display math(1)

[15] When integrating flux estimates over grid cells (1… iI), the net variance for uncorrelated uncertainties is the sum of individual variances:

display math(2)

[16] For our global integrated flux estimate, the variance due to random uncertainties in ΔpCO2 is 1.04 × 10−4 (PgC/year)2, which translates to a standard deviation in our global flux estimate of ±0.03 PgC/year within a 99.7% confidence interval.

[17] A second, potentially significant, source of uncertainty in our predicted ocean surface pCO2 climatology relates to reliability in the WOA09 objectively analyzed products. Parameter sensitivity tests identified temperature and phosphate as the two most important parameters for capturing ocean surface pCO2 in our SOMLO model. Despite high confidence in the global WOA09 temperature climatology [Locarnini et al., 2010], sparse in situ phosphate measurements in some ocean regions (e.g., Southern Ocean) contribute to uncertainty in the WOA09 interpolated monthly distributions [Garcia et al., 2010a, 2010b] and therefore our ocean surface pCO2 predictions. As uncertainty estimates in WOA09 objectively analyzed products remain elusive, we are currently unable to quantify uncertainty in our flux estimates due to this issue.

[18] Combining atmospheric and ocean surface pCO2 sources of error, along with estimated uncertainties relating to k parameterization (±0.2 PgC/year) and wind speeds (±0.15 PgC/year) [Wanninkhof et al., 2012], we calculate a global flux uncertainty of ±0.25 PgC/year [= (0.022 + 0.032 + 0.22 + 0.152)0.5].

[19] Our open-ocean contemporary CO2 uptake of 1.10 ± 0.25 PgC/year for the year 2000 is similar to the estimate of 1.21 ± 0.59 PgC/year derived using T-09 pCO2 distributions, where the uncertainty estimate is taken from the most recent error analysis by Wanninkhof et al. [2012]. These pCO2-constrained global contemporary air-sea CO2 fluxes are a combination of both natural and anthropogenic CO2 uptake. By including an estimated natural steady state CO2 outgassing of 0.45 ± 0.2 PgC/year from organic matter deposition from rivers [Jacobson et al., 2007], we estimate a net contemporary oceanic CO2 sink of 1.55 ± 0.32 PgC/year for the year 2000.

9 Conclusion

[20] Inversions of ocean interior data [Gruber et al., 2009], atmospheric CO2 inversions [Gurney et al., 2008], atmospheric O2/N2 [Ishidoya et al., 2012; Manning and Keeling, 2006], indirect tracer-based techniques [Khatiwala et al., 2009; McNeil et al., 2003], and ocean general circulation models participating in the RECCAP project (REgional Carbon Cycle Assessment and Processes) suggest that ocean anthropogenic CO2 uptake ranges from 1.9 to 2.5 PgC/year for the year 2000 [Wanninkhof et al., 2012], somewhat higher than both the underway pCO2 estimate of 1.83 ± 0.62 PgC/year [Wanninkhof et al., 2012] and our bottle-derived pCO2 estimate of 1.55 ± 0.62 PgC/year. It is important to emphasize, however, that our new technique constrains the ocean's contemporary CO2 uptake, which includes the net effect of both the anthropogenic and natural CO2 flux. The discrepancy between our net contemporary CO2 constraint and other anthropogenic CO2 estimates could be due to a range of issues including natural variability in the oceanic CO2 sink, discrepancies in quantifying the coastal air-sea CO2 budget, uncertainties in the riverine outgassing signal, undersampling biases, or uncertain transport models. Aside from providing a new constraint on the global net contemporary oceanic CO2 sink, our technique also provides a new independent way to diagnose ocean surface pCO2 distributions, which will be important in helping understand any future changes in the efficiency of the oceanic CO2 sink.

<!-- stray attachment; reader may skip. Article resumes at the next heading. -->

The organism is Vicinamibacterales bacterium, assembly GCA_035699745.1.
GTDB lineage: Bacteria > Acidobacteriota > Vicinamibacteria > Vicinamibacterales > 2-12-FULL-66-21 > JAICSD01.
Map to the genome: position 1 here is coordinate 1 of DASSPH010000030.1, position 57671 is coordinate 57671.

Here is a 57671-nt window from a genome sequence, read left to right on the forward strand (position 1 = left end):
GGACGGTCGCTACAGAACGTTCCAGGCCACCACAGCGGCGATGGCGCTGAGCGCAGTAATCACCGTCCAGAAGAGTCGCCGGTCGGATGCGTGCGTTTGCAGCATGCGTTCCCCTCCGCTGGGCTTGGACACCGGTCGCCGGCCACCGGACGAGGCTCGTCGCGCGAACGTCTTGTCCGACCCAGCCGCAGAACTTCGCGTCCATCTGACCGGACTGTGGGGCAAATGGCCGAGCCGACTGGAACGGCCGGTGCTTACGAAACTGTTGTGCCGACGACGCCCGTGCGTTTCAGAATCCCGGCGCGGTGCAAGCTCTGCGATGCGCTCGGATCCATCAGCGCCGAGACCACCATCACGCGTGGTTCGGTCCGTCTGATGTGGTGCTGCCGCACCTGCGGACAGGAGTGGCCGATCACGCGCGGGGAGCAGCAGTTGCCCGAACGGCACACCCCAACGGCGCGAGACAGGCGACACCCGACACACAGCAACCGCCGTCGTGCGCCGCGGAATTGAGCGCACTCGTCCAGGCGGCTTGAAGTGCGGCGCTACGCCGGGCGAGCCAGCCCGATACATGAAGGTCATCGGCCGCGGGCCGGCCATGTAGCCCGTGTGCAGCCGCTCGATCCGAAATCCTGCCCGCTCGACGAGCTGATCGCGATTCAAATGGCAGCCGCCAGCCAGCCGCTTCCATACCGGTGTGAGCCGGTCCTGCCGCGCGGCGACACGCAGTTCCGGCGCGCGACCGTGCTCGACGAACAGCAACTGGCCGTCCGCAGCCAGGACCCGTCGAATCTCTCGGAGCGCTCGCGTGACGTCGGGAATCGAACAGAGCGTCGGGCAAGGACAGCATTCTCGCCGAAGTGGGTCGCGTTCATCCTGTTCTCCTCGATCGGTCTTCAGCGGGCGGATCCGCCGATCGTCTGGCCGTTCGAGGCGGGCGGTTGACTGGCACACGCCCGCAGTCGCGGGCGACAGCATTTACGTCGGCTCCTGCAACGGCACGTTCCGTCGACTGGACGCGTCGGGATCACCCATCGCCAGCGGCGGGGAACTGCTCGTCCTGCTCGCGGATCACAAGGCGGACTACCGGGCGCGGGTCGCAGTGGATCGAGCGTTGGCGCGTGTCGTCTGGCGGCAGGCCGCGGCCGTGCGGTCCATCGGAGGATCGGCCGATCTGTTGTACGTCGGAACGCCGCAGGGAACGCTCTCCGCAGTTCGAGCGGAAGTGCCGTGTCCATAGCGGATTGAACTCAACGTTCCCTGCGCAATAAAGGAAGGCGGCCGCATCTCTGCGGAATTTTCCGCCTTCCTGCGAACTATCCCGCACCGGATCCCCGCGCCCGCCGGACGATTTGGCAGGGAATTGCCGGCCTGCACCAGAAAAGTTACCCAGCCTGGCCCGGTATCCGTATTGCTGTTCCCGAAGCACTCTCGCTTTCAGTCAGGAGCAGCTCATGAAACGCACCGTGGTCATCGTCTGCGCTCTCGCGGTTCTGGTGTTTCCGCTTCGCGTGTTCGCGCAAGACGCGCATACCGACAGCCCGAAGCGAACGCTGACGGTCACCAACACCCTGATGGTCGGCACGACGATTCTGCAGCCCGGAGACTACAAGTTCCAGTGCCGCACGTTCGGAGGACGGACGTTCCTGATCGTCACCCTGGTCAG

Acknowledgments

[21] This work would not be possible without the efforts of the captains, crew, technicians, and researchers who measured and synthesized the global carbon and hydrographic data sets. In particular, we thank the researches involved in the Global Ocean Data Analysis Project (GLODAP) [Key et al., 2004], CARbon dioxide IN the Atlantic (CARINA) [Key et al., 2010], and PACIFic ocean Interior Carbon (PACIFICA; http://pacifica.pices.jp/). B.I.M. acknowledges the funding provided to him from an Australian Research Council Queen Elizabeth II Fellowship (ARC/DP0880815).